Raindance-film-festival-logo-224x68You've probably seen at least one of them if you've ever been to a film festival. Some of them are long, some are boring, some are downright brilliant, but one thing the biggest ones have in common is that they can launch an indie career. Suzanne Ballantyne, the Head of Programming over at the Raindance Film Festival, has put together some tips for budding amateurs from her experience watching over 500 potential festival feature films per year -- and hopefully by the end you'll have the knowledge to fake being an "Indie Auteur."

Here is Suzanne on why this list exists and who it's for:

This is not about how to make Hollywood films, made-for-tv films or even low budget films. This is not about making films whose purpose is to entertain. This is about a different species altogether – the indie auteur film, short or long – the darling of the latest ‘it’ festival – with city names likes Gotenburg, Hamburg, Kerala and Rotterdam in their title. The kind of film that press people, pretentious programmers, art house proprietors and film academians piss themselves for. The kind of film that might just launch your career.

A couple of my favorites from the post:

3. Dialogue

Dialogue should be minimal. You do not want to overstate the case. Keep the audience guessing as to what exactly your film is about. Pauses are more important. Have lots of them and keep them long. The camera can then focus on the motionless faces of the actors as the audience desperately try to interpret their thoughts while struggling to figure out exactly what is going on.

7. The “Look”

Shoot on film or dv made to look like film (using filters, programs anything you can) – preferably on black and white or even better, black and white with nano second shards of bright colour interspersed for an almost subliminal amount of time to convey murky plot points, back story etc. into the mix. Despite digital advances proclaim your love for the “look” and smell of film.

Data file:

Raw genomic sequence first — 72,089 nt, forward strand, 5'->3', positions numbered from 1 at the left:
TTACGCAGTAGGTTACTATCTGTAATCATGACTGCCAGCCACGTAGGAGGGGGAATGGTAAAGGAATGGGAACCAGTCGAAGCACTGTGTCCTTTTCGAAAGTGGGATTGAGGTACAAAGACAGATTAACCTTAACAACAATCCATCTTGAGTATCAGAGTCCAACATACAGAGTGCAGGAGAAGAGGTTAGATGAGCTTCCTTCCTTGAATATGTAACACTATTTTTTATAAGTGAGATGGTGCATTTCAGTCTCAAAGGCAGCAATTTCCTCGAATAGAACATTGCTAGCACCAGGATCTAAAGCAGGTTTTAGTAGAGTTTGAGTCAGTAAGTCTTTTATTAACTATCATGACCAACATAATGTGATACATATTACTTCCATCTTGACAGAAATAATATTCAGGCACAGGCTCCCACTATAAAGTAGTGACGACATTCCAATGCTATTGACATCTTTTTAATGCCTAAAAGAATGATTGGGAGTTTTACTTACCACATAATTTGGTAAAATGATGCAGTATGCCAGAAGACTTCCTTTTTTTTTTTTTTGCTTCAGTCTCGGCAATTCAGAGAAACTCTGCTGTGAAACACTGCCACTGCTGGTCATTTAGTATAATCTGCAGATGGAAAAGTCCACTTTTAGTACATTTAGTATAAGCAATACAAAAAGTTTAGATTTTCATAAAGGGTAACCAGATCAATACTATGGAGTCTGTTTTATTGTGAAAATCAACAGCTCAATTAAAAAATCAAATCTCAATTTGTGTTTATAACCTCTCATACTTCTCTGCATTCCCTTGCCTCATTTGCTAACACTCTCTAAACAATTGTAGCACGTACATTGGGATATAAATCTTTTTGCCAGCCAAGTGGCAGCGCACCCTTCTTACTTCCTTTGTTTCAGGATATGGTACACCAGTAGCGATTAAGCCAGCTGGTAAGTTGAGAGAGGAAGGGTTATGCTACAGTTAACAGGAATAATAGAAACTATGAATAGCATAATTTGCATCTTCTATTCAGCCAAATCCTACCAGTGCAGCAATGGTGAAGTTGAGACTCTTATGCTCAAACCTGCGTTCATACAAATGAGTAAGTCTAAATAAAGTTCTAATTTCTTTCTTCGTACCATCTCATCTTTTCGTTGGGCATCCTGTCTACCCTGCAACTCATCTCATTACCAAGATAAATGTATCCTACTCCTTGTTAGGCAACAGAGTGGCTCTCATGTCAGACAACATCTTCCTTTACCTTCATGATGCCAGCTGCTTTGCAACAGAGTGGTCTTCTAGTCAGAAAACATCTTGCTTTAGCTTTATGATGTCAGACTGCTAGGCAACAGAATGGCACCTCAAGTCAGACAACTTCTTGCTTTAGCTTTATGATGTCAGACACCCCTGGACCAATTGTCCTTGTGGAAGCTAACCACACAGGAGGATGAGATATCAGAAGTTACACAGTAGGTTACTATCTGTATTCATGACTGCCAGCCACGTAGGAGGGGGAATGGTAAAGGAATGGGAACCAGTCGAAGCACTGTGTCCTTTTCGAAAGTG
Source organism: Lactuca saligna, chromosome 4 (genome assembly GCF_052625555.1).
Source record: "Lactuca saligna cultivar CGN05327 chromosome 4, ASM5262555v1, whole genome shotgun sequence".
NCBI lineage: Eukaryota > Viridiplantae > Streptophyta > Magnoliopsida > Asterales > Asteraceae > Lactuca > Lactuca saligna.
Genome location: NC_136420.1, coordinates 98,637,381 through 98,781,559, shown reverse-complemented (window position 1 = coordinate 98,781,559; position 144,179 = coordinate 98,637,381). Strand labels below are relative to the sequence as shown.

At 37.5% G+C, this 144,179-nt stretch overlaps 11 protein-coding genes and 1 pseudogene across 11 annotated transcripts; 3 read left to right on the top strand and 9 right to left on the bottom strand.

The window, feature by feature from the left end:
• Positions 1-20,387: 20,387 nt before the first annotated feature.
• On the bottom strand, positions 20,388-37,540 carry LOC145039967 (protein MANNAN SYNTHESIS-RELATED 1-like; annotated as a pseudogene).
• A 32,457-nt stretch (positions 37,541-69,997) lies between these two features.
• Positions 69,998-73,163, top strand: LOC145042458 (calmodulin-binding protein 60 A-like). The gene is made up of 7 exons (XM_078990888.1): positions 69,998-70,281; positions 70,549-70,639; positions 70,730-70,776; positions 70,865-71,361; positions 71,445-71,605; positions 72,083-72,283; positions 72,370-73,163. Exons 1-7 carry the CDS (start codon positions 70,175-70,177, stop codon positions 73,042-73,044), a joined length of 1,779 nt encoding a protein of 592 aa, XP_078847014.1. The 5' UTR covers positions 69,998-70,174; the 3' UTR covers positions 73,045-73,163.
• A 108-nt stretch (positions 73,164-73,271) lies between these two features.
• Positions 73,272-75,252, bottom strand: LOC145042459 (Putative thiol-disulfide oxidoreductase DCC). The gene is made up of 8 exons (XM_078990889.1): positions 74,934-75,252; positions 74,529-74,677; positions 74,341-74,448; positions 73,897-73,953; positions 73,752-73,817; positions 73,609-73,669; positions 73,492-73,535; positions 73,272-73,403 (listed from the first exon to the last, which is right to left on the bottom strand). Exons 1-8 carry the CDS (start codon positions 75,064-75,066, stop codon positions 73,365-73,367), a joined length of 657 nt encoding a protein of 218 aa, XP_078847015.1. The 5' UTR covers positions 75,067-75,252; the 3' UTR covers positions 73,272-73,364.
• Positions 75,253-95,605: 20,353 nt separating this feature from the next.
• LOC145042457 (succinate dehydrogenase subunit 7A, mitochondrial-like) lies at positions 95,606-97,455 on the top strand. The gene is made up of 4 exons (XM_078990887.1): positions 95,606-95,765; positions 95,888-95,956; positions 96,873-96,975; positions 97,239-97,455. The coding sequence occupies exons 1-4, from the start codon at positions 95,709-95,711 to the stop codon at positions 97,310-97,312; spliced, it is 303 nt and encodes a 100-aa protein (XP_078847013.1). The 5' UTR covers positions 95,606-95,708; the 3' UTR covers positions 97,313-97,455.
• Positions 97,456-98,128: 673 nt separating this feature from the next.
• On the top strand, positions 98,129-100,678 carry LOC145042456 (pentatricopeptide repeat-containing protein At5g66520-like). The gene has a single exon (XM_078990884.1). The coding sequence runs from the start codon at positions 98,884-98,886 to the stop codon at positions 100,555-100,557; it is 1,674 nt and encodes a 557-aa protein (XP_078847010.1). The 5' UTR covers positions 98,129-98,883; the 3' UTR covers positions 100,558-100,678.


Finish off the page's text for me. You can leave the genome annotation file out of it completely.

Mix up your formats. Shoot parts of your film on a mobile phone, use found footage, photographs, alongside that indie darling, super 8mm. Shoot on recans and ends, preferably donated to you by a famous director. Scratch and draw on the surface of the celluloid. Be bold. The less understood the finished product, the better.

If any of these really upset you in any way, just know that some of these are my favorite films (and there's probably a good chance I'll make something long and boring one day that will torture audiences -- assuming anyone watches it). This list isn't to say that all independent films made in this way fit this particular mold, but if you've been around the indie world long enough, you know exactly who these people are and exactly the films they've made. This isn't even to say that making one of these films is a bad thing, because it's clearly started a few careers along the way. There is clearly a fine line between obscure and truthful with some of these films, and specifically with the choices that directors make, but it can't hurt to take a few pointers from someone who's been at this since independent film really took off.

You should head on over to the Raindance site to read the rest (don't forget part 2), and if you're a fan of independent filmmaking at all and one of them doesn't put a slight smile on your face, you might just have to have your pulse checked.

What are some of your favorites? Do you have any to add to this list? How about ones that you might be guilty of?